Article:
E te Tihi Whatukura, e te mareikura, tena korua.
Nau mai ki Aotearoa.
Haria mai o mana tiketike
Hei manaakitanga mai.
E te whakaminenga
Tena koutou katoa.
To Your Royal Highnesses, my greetings.
Welcome to Aotearoa.
Your esteemed Authority
Brings a special embrace to this land.
My greeting to you all gathered here.
Your Royal Highnesses, it has been a great pleasure to host you here at Government House Auckland today.
This morning you were officially welcomed on the Mappin Lawn and this afternoon I was delighted to join the Duchess of Cornwall for a function introducing the Women of the World Foundation to a group of New Zealand women.
On this, your third joint visit to Aotearoa New Zealand, I am confident that you will see a new momentum in our work to address issues that I know are dear to your hearts.
New Zealand is sometimes described as being at the end of the world, and, as you both well know, it can certainly feel like that after a long-haul flight from the northern hemisphere.
But there are advantages, especially when we see the extreme forces buffeting other parts of the world.
As the last major land mass to be settled by humans, these islands represent the very culmination of the human migration process that started in the horn of Africa, about 60,000 years ago.
So in addition to being a relatively new country in geological terms, we are also new in human terms. We have the capacity to be nimble and flexible, drawing on different knowledge systems, histories and traditions, to create our own way forward.
This year, our Tuia 250 commemorations have focussed on the history of settlement in Aotearoa New Zealand.
We have recalled the feats of the intrepid Polynesian seafarers whose navigational skills took them to the length and breadth of the vast Pacific Ocean, and finally here to Aotearoa, some 800 years ago.
We have celebrated and embraced anew our kinship ties with our Polynesian cousins, and strengthened our resolve to represent the interests of small island nations on the world stage.
And we have marked 250 years since the arrival of Captain James Cook and his crew on the Endeavour.
The word ‘Tuia’ alludes to the weaving together of the different threads of our history that came together at that point.
Tuia 250 has prompted us to look at past wrongs and have frank conversations about the rebalancing of our history books.
It aligns with a renewed interest and pride in pre-European history – here and in the Pacific – and closer examination of the impact of European arrival on our shores.
It is in this context that the British government’s expression of regret about the deaths of Māori at the hands of the Endeavour’s crew was delivered in Turanganui-a-Kiwa last month by Her Excellency Laura Clarke, the British High Commissioner. It was a significant moment in our history, and was warmly received.
Tuia 250 has, in its own way, inspired our guest list for this evening’s reception.
We have brought together people with diverse backgrounds, talents, skills, and areas of interest. The fabric of New Zealand is made stronger by the threads of their activities.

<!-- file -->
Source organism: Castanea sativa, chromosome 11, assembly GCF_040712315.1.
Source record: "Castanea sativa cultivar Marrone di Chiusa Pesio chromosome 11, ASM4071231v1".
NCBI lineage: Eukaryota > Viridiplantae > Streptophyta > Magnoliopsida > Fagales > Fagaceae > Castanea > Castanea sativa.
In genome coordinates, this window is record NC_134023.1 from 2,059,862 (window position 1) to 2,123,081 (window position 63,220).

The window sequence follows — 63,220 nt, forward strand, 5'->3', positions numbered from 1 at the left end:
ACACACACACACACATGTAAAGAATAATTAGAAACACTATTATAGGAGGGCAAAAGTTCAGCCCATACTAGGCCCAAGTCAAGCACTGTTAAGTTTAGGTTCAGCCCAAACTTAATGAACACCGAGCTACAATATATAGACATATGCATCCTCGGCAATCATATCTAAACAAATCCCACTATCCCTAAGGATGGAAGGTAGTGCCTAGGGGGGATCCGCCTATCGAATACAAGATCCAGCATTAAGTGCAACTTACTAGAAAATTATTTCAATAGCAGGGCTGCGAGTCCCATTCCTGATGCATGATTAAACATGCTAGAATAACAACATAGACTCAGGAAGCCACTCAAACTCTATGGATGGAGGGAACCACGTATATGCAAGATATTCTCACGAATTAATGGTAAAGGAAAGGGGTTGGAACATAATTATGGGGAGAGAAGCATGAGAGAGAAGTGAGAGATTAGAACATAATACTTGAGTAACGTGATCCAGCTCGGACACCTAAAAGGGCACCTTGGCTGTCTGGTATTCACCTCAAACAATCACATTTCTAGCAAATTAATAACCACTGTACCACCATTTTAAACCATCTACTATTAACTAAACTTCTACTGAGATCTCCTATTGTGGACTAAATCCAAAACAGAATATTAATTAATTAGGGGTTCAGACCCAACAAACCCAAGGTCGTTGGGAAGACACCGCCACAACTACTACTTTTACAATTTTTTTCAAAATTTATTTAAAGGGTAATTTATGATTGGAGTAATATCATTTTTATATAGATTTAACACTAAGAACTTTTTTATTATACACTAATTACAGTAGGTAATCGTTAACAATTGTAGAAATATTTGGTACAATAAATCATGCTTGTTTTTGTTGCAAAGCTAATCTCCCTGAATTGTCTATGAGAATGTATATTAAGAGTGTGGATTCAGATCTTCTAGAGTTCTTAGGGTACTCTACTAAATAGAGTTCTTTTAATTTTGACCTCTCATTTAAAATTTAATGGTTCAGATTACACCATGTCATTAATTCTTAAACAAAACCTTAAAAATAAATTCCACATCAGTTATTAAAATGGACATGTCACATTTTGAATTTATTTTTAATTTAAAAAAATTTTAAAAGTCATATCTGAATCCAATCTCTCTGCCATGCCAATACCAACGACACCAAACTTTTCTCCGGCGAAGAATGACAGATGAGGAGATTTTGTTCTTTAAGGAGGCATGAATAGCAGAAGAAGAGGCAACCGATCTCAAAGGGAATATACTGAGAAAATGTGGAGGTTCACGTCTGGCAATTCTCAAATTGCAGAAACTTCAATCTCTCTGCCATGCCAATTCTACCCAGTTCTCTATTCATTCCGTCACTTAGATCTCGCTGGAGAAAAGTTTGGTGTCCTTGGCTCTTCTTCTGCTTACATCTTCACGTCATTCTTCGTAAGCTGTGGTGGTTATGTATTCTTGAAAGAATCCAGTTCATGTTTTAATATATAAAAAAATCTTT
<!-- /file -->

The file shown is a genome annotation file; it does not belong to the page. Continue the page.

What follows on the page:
Some of our guests are driving real change in the way we approach our environment, the wellbeing of our flora and fauna, the quality of our soil and water, the reduction of waste, and our ability to live sustainably.
They are building bridges between academia, the public sector, iwi, NGOs, the corporate world and enthusiastic community groups – to turbo-charge our responses to the climate crisis and environmental degradation.
The broad consensus that has been achieved about climate science was reflected in our Zero Carbon Act, to which I gave royal assent last week.
There’s another group of guests here whose extraordinary gifts and achievements make us gasp with delight and astonishment and give us pride in our culture, whether it’s in the field of sport, their grasp of words and ideas, or their talents in music and art.
Others here work in areas that foster and promote a more tolerant, compassionate and connected nation. Their work has particular resonance in the wake of the terrorist attack in Christchurch. We have all engaged in soul-searching about how New Zealand can be more inclusive and supportive of our citizens, whatever their background.
In the past, New Zealand has been a great social incubator, introducing ground-breaking reforms, so we know that we have the capacity to change and do better.
In this year when we have been challenged in ways that we could not have imagined, we have understood the urgent need for action, to work together for public good.
There are hopeful indicators of steady and continuous change for the better. In this interconnected world of the 21st century, that is not only good for our nation, but also for the wider world.
Your Royal Highnesses, thank you for you interest in and enthusiasm for Aotearoa New Zealand.
I hope you enjoy the evening.
Kia ora tatou katoa.
I now invite the incomparable Simon ONeill, who has been described as the Wagnerian tenor of his generation, but whose range and repertoire is so much wider, to sing an aria, for us. He is accompanied by the Wellington Trio D’Anches.